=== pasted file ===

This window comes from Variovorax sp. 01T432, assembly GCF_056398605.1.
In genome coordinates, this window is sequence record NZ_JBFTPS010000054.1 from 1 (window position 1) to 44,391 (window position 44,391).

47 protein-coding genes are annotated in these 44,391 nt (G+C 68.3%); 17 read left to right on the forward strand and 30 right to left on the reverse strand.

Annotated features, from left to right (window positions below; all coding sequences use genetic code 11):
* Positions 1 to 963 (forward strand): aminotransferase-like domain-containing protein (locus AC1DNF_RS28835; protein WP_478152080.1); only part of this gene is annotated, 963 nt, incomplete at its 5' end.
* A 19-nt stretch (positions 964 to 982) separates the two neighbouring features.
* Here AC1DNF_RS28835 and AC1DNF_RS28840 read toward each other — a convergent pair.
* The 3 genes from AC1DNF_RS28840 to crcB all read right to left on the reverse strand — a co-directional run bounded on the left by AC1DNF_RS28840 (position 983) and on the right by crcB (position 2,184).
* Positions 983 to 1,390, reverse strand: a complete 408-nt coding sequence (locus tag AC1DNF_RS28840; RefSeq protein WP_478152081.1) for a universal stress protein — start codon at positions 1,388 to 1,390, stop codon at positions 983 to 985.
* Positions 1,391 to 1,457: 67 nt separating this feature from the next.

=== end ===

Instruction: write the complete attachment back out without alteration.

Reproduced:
This window comes from Variovorax sp. 01T432, assembly GCF_056398605.1.
In genome coordinates, this window is sequence record NZ_JBFTPS010000054.1 from 1 (window position 1) to 44,391 (window position 44,391).

47 protein-coding genes are annotated in these 44,391 nt (G+C 68.3%); 17 read left to right on the forward strand and 30 right to left on the reverse strand.

Annotated features, from left to right (window positions below; all coding sequences use genetic code 11):
* Positions 1 to 963 (forward strand): aminotransferase-like domain-containing protein (locus AC1DNF_RS28835; protein WP_478152080.1); only part of this gene is annotated, 963 nt, incomplete at its 5' end.
* A 19-nt stretch (positions 964 to 982) separates the two neighbouring features.
* Here AC1DNF_RS28835 and AC1DNF_RS28840 read toward each other — a convergent pair.
* The 3 genes from AC1DNF_RS28840 to crcB all read right to left on the reverse strand — a co-directional run bounded on the left by AC1DNF_RS28840 (position 983) and on the right by crcB (position 2,184).
* Positions 983 to 1,390, reverse strand: a complete 408-nt coding sequence (locus tag AC1DNF_RS28840; RefSeq protein WP_478152081.1) for a universal stress protein — start codon at positions 1,388 to 1,390, stop codon at positions 983 to 985.
* Positions 1,391 to 1,457: 67 nt separating this feature from the next.